Tuesday, August 28, 2012

Teach Me Easy

And so it begins with a typhoon.

Technically, I guess, it began yesterday, the day the typhoon was supposed to hit and then continued today, actual typhoon day, during which it rained half-heartedly and gusted a little more than normal. If this is what a Korean typhoon is, I am unimpressed.

But this year’s students are already shaping up to be an interesting bunch. In my 9:00 Monday class I have group “Power Rangers” of five boys whose English names are (chosen in an instant, mind you) Frog, T.O.P (name of Korean pop singer), Kancho, Zombie, and Twinkle. In yesterday’s level testing of the junior class, we had one student beg, “Teach me easy.” Luckily for him, he’s going to someone else’s class. Maybe.

Working at Kosin—and perhaps working abroad in general—is madness. “Fluid” might be a more polite way of putting it. I found out less than a month ago which classes I was teaching when. Less than a week ago, I got some of the books, and less than a day ago, I was still figuring out what exactly the classes were supposed to be about. There are still things I don’t know—how many students in each class, their ability, what book to use, when the books I ordered will actually be here and—naturally—what else will crop up in the next 24 hours.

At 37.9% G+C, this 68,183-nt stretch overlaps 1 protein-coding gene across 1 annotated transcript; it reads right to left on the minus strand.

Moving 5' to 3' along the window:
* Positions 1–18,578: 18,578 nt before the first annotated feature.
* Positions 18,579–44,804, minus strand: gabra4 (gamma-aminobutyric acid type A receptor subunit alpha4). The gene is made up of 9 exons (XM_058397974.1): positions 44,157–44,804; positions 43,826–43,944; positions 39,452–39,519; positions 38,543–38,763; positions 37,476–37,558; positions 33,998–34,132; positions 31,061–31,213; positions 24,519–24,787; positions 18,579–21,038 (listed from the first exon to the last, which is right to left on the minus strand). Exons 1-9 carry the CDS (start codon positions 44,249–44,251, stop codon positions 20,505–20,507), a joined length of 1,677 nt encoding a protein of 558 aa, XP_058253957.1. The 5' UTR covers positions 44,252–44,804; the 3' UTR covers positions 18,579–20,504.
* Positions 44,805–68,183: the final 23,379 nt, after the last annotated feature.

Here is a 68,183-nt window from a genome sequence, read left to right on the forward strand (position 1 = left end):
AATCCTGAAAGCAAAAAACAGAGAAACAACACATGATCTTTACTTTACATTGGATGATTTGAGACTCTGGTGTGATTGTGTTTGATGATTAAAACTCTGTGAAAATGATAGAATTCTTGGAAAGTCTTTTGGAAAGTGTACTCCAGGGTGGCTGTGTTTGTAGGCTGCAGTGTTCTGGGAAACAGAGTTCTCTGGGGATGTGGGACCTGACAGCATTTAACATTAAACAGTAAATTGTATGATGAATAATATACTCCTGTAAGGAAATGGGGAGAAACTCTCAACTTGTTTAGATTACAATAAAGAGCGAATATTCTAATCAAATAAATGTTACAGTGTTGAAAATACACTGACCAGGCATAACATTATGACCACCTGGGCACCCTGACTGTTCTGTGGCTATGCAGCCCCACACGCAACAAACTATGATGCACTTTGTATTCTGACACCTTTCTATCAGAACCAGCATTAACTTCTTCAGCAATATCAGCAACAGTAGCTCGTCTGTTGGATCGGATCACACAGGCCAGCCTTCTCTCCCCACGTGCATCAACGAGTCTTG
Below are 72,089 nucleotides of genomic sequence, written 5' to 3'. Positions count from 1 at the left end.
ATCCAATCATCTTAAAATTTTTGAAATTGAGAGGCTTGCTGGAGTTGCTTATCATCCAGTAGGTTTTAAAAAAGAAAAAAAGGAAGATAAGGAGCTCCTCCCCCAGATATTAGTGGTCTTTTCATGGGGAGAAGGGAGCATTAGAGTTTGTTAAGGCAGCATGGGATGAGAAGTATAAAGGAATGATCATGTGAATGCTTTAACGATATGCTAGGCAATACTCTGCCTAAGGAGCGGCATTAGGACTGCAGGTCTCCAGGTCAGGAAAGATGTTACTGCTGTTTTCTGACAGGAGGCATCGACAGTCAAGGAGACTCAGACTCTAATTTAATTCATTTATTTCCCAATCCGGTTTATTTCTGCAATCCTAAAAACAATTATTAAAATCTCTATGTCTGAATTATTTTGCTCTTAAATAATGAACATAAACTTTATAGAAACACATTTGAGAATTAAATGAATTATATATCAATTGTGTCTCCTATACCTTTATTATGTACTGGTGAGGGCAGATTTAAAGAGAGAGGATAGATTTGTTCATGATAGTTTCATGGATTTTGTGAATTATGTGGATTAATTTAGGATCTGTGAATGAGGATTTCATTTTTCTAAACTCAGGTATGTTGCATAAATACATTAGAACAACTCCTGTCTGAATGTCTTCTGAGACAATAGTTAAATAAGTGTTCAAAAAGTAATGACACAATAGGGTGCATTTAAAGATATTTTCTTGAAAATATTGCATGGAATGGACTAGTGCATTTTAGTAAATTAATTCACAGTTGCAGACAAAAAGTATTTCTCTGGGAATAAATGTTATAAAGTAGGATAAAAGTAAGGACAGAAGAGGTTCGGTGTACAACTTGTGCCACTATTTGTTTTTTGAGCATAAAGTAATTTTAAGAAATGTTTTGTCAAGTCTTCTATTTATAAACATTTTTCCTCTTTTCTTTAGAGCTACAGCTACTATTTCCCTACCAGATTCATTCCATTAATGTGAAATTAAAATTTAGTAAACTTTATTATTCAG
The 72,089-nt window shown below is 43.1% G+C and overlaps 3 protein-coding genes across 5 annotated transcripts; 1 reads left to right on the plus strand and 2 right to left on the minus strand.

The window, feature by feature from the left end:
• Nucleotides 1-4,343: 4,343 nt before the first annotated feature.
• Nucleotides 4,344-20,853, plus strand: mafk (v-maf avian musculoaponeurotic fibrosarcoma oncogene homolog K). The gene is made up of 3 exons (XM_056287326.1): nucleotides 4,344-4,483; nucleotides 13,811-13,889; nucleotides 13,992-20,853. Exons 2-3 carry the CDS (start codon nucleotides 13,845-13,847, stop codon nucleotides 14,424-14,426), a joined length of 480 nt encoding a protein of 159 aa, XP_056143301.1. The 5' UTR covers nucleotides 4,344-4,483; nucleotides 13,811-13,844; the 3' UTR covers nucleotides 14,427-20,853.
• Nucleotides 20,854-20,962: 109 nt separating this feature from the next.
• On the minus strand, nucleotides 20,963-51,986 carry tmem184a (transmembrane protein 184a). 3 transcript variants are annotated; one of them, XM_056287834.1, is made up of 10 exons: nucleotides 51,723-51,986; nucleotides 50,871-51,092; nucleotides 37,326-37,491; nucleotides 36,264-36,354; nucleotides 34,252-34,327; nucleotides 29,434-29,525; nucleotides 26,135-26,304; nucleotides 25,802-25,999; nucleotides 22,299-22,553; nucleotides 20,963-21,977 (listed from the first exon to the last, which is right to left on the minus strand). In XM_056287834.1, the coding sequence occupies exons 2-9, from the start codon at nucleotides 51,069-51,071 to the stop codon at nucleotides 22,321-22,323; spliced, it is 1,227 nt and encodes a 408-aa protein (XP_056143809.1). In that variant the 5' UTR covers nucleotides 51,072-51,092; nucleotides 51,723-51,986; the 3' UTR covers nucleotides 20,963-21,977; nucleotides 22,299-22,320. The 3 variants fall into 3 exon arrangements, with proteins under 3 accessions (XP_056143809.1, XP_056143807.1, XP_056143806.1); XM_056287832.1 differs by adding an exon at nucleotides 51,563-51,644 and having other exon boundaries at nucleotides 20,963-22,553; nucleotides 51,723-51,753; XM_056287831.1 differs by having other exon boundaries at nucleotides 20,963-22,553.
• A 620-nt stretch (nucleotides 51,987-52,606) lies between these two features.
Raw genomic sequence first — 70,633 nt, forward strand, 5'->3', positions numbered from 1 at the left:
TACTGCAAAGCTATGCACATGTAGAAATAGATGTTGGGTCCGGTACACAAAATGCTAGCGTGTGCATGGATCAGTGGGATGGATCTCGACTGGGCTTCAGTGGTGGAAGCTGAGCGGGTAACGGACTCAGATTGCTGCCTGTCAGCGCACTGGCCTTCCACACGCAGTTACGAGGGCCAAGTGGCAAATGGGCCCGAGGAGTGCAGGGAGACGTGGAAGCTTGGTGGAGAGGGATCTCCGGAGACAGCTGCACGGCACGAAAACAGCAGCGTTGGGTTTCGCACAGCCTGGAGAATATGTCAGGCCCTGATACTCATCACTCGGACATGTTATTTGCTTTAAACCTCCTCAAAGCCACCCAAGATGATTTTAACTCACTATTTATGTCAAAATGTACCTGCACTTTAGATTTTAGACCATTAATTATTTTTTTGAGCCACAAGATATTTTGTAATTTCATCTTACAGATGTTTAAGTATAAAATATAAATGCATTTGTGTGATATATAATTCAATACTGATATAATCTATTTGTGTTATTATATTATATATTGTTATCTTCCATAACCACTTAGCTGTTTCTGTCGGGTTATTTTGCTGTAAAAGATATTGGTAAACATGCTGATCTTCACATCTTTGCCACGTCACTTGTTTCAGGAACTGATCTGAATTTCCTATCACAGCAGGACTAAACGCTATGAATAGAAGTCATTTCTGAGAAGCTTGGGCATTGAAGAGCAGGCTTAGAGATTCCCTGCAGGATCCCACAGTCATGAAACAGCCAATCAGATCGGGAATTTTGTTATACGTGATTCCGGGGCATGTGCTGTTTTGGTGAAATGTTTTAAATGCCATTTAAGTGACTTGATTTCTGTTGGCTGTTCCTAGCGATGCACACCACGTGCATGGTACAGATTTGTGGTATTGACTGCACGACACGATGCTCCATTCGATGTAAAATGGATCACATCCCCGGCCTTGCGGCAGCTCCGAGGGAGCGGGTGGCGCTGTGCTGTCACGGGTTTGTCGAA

For instance only five students out of twenty showed up this morning for my 10:00. The excuse?

 “So windy day, go to school is very difficult, Was allowed to the back of the class to the professors canceled. Sorry to think it is too profit convenience only.”

Flexibility, fluidity, madness—all are virtues for teaching at Kosin. Bending with the winds, but not breaking. So that when a typhoon hits, it’s not really that extraordinary.

(But my dream about the typhoon last night was. Scene:
            Dad sat up, startled in his cafĂ© seat.
            “Did you see that?!” he gasped. “They just dumped a dead body in the river!” He pointed out the window behind me at the raging river splashing half over and half under a bridge. A car drove away, disappearing instantly.
            I shrugged. “Guess that makes sense. If I were going to drop a dead body somewhere that’s about where I’d put it…”
            But I stayed glued to the window, searching for the body amidst the waves. Two mini-tornados swirled into existence—a twisting morass of water and air that cleared out the river bed. There was no corpse.

Clearly I wanted this typhoon to be a little more epic than it is.)

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